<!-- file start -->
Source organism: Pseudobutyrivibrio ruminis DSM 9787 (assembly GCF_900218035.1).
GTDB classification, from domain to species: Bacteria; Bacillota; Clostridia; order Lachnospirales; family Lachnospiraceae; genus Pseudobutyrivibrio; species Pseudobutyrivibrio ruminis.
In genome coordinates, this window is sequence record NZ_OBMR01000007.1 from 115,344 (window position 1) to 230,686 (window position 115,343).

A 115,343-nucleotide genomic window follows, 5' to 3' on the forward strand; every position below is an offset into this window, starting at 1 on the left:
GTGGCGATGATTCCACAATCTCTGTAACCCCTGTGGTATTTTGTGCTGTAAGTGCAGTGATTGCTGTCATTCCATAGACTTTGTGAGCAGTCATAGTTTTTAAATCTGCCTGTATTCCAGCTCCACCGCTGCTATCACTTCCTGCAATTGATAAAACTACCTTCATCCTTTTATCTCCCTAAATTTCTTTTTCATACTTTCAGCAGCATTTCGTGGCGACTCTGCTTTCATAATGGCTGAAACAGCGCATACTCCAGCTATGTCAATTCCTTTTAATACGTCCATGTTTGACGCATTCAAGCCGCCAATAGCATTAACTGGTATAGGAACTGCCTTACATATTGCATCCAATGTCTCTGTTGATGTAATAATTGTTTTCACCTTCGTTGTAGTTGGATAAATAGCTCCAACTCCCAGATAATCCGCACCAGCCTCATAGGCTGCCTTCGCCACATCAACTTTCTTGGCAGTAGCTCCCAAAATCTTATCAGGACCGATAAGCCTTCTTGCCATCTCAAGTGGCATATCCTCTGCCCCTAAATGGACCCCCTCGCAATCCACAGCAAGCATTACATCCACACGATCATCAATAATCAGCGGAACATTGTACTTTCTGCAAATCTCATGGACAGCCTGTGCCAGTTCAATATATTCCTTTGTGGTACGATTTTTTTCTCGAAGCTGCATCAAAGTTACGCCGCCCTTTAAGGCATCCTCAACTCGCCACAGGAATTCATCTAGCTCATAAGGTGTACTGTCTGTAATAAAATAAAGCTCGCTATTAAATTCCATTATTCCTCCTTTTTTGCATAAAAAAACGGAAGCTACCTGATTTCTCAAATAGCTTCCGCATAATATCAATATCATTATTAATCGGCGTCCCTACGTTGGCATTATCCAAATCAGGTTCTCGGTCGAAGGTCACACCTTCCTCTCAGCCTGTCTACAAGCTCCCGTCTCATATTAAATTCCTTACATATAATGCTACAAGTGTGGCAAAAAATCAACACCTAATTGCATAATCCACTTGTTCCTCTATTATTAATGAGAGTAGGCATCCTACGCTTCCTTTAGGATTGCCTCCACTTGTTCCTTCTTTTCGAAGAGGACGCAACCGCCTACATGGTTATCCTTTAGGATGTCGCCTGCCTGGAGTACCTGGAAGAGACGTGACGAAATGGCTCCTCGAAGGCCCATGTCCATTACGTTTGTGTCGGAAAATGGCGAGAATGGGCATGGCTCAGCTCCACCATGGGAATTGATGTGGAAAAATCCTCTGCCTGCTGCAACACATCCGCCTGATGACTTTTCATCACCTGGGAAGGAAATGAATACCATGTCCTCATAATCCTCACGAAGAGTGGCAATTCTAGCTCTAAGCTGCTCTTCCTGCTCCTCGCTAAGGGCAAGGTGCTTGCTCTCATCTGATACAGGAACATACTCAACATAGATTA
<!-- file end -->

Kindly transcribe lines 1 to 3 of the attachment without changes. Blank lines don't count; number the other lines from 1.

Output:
Source organism: Pseudobutyrivibrio ruminis DSM 9787 (assembly GCF_900218035.1).
GTDB classification, from domain to species: Bacteria; Bacillota; Clostridia; order Lachnospirales; family Lachnospiraceae; genus Pseudobutyrivibrio; species Pseudobutyrivibrio ruminis.
In genome coordinates, this window is sequence record NZ_OBMR01000007.1 from 115,344 (window position 1) to 230,686 (window position 115,343).